If you can picture the green, rolling hills of Vernon County, and can hear a fiddle, banjo and guitar playing in the background (maybe someone is even singing the bluegrass classic, “Pig in the Pen”) — you must be thinking about Larryfest.
This fantastic outdoor bluegrass festival, which was started by the Sebranek family and is named after Larry Sebranek, is now managed by the Kickapoo Valley Acoustic Music Association. The event is sold out as usual so you can’t go unless you already have tickets. Limited parking equals limited tickets (typically 800), which result in it being sold out shortly after tickets go on sale in December.
Still, if you love bluegrass music, you will want to plan ahead for next year for this annual late August event, as it features fabulous music and a friendly, relaxed atmosphere. There is lots of dancing and laughter, and even cows mooing in the background.
Here are five reasons why Larryfest will be memorable this year, and why you should consider buying tickets for next year:
Fiddles are fabulous. Banjos are boss. Guitars are grand. Bluegrass is a music form that originated in mid-America in the Appalachia’s with mixed influence from the Irish, Scottish, Welsh, and English settlers who lived there. Incorporate a little jazz and a little country inspiration, and you have today’s bluegrass genre. Music is the whole point of this festival, and organizers have been known to pull in some of the best bluegrass artists around. This year is no different with performances that include Lonesome River Band, Special Consensus, Michael Cleveland & Flamekeeper, Horseshoes & Hand Grenades, The John Jorgenson Bluegrass Band, Sideline, Volume 5, The Wayfarers, Don Rigsby, Hogslop String Band and many more.
Let me be clear, this is on the very primitive side. No water. No sewer. Limited electric. Port-o-potties are your friend. This is tents-in-a-field camping, best for those with young backs (however, they do make battery-powered blowers for air mattresses nowadays). There are limited places to stay nearby, but the word “nearby” has a very different meaning in a rural setting like this (in other words, not walkable). If you plan on drinking at this festival — and you’d have to be of legal age and bring your own beer — plan on camping.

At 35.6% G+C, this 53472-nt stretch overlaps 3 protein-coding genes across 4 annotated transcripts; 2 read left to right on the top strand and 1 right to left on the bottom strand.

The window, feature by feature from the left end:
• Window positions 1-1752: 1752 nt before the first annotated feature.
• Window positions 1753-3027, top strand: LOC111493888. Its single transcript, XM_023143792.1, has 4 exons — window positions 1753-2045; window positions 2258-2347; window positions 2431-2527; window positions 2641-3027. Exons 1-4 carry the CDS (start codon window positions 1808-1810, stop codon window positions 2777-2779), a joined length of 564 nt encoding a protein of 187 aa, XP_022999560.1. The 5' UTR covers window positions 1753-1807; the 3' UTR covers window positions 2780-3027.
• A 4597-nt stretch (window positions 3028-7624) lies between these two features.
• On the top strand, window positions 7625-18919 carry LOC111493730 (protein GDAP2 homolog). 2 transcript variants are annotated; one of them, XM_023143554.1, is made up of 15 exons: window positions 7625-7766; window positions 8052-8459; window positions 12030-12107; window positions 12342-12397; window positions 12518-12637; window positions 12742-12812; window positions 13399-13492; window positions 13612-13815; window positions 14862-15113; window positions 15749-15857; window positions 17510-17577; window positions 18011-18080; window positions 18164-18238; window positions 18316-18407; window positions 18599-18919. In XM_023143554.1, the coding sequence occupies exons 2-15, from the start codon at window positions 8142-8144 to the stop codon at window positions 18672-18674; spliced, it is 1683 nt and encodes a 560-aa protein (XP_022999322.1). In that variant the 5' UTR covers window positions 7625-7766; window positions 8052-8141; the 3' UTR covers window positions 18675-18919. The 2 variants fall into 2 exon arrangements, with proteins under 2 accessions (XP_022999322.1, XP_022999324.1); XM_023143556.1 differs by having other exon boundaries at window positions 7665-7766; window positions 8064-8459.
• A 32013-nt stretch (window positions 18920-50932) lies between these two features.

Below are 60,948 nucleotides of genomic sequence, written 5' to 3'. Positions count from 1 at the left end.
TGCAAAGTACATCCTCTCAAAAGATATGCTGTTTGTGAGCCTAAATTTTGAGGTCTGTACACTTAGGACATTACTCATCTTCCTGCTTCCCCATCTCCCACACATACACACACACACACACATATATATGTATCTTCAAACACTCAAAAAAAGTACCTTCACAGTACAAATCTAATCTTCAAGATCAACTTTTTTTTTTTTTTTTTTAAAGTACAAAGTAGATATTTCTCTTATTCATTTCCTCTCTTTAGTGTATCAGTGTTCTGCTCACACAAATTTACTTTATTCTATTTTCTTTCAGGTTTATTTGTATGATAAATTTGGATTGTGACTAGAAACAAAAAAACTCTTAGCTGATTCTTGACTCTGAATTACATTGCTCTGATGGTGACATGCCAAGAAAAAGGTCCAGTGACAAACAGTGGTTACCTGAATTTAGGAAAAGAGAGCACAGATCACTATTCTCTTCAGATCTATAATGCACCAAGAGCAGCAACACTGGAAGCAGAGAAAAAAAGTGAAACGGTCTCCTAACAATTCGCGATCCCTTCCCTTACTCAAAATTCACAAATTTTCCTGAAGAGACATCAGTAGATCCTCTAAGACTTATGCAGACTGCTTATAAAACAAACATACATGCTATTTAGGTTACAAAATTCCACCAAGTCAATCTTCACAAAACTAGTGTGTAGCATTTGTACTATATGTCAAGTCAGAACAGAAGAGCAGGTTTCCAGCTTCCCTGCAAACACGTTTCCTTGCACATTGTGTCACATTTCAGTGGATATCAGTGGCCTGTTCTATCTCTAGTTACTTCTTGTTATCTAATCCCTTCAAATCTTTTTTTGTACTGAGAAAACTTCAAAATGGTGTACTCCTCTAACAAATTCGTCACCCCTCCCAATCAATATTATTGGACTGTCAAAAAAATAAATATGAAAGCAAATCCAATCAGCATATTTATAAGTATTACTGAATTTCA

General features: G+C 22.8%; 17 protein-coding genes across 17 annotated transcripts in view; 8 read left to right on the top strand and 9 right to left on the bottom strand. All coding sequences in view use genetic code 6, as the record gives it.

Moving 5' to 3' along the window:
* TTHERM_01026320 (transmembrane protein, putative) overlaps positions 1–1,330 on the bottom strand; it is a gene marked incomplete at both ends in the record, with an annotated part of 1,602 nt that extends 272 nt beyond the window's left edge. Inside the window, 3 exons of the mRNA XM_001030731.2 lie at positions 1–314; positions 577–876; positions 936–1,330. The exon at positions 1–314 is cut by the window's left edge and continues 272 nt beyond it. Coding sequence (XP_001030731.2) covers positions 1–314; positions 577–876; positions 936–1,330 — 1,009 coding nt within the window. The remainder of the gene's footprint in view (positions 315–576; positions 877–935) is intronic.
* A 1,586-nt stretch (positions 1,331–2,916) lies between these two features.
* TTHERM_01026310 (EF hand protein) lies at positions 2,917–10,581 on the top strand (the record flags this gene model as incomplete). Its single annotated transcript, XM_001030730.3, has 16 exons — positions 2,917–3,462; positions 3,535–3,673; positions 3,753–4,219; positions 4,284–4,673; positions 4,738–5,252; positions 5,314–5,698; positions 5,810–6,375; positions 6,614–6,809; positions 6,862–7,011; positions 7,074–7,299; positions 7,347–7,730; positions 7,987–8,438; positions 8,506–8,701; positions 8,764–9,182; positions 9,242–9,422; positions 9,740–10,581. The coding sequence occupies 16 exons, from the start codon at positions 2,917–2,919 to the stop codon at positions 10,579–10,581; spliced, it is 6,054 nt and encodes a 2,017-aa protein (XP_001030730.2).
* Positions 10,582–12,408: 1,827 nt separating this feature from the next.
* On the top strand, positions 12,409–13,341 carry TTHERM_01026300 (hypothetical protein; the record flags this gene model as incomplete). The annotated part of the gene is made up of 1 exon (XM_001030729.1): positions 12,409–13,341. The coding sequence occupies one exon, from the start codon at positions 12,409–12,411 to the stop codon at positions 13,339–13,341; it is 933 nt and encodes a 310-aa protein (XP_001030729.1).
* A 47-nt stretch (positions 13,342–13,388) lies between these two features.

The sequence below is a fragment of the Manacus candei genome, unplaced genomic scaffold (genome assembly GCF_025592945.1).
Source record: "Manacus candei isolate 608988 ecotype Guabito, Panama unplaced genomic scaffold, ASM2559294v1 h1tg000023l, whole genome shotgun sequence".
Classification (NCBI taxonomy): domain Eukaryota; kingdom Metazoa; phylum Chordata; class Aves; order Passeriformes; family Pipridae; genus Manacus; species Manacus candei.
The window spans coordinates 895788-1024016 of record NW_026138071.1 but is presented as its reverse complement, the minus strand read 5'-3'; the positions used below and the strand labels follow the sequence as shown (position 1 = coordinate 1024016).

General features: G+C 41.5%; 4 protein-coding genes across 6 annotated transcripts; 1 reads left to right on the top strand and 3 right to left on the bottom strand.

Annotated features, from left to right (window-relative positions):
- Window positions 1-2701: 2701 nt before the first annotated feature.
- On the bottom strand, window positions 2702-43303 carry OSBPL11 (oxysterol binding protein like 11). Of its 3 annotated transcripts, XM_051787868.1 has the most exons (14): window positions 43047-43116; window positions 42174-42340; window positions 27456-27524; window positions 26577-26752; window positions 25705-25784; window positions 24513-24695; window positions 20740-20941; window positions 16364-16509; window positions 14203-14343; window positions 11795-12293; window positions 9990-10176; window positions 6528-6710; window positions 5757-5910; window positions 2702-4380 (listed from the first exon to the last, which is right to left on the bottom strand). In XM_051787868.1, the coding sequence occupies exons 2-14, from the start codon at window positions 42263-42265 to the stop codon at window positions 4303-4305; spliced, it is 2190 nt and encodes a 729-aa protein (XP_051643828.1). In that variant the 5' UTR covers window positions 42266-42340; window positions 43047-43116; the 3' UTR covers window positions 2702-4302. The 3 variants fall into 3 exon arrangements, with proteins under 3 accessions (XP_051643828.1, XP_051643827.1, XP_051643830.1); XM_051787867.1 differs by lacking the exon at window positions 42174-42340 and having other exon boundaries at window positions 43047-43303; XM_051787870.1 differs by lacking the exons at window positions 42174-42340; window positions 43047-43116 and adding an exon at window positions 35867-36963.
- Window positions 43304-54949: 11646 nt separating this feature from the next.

This is the sort of magical event where some of the performers stay for the weekend, therefore, it is not uncommon to have musicians who normally do not perform together singing and playing their instruments around a campfire. It’s these type of enchanted moments that give you goosebumps. This is one of the reasons why camping is so appealing at this festival.
Larryfest and the Kickapoo Valley Acoustic Music Association love to promote local talent, so there is an annual songwriting contest tied to Larryfest every year. Ten songs and performers are selected to perform in front of judges in July, and then the top three are invited to play their songs during Larryfest. Prizes include the option of recording the song in a recording studio, a new acoustic guitar and cash. Come cheer on our local songwriting talent.
5) This is the first year without Doug.
One of the event founders, Doug Sebranek, died on New Year’s Eve. He was one of those guys who never forgot you — even if he hadn’t seen you in years. He always had a ticket when you forgot to buy one before the festival sold out, and he would save you a premiere camping spot, too. Doug was also a “behind the scenes” guy who did a lot of the work to get the festival going, but preferred to hide when it was time to take credit for that work. He was a lover of bluegrass music, of late-night revelry and mischief in general. It will not be the same without him, but I’m betting his spirit will be there somewhere near the best of the female fiddle players.
Anastasia Penchi is graduate of UW-La Crosse and a long-time Coulee Region writer who has written for area newspapers and magazines (www.loislaneforhire.com).